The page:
What kind of pepper can you roast? Well, pretty much any pepper. You will get better results with thicker peppers- ones with more "meat" and thicker skin than you will thin-walled peppers like habaneros, although you CAN still roast them and use them with a new smoky depth of flavor. Red bell peppers are often roasted and used in spreads, dips, and on antipasti platters. Some of the spicier peppers, such as poblanos, also benefit from a trip over the fire, and are big enough to handle easily.

Let's roast some peppers-


Since I am using the broiler to roast mine, I am preheating the broiler to high. Get your peppers ready by placing on a sheet tray. Remove any leaves but you can leave the stems on so you'll have something to grasp when peeling. Go ahead and set out a bowl to place the roasted peppers in too, and grab the plastic wrap.


Watch the peppers carefully while charring. I think the broiler takes longer than the grill. When you have evenly blistered skin and charred areas (the entire peppers doesn't need to be black) remove the peppers from the oven and place in a bowl. Cover tightly with plastic wrap and allow them to steam as they cool.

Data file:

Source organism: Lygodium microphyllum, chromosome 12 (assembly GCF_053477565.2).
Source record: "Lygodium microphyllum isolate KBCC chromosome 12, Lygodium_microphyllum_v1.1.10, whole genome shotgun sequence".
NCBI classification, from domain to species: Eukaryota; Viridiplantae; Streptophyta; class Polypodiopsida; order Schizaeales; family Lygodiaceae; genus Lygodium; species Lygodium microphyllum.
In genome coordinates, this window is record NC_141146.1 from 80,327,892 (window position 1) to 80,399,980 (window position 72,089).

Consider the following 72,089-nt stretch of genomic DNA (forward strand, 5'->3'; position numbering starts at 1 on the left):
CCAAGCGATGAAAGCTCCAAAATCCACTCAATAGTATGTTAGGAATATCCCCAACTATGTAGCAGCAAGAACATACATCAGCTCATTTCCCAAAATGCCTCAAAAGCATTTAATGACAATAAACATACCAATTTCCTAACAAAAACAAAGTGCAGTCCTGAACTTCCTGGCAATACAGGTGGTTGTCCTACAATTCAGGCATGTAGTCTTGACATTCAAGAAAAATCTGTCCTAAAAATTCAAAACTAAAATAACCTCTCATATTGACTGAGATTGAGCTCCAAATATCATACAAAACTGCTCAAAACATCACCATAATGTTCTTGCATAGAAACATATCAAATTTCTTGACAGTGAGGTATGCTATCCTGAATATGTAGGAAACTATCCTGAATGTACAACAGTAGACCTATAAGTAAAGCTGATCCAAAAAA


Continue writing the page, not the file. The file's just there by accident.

When the peppers are cool enough to handle, place on a cutting board. Using a knife, scrape and peel the charred and loosened skin off the pepper. 


It should come off quite easily. Cut off the stem and remove any seeds (I left the jalapeno seeds in my jalapenos but removed from the Hatch chilies) and place in a bowl. Doesn't that look beautiful?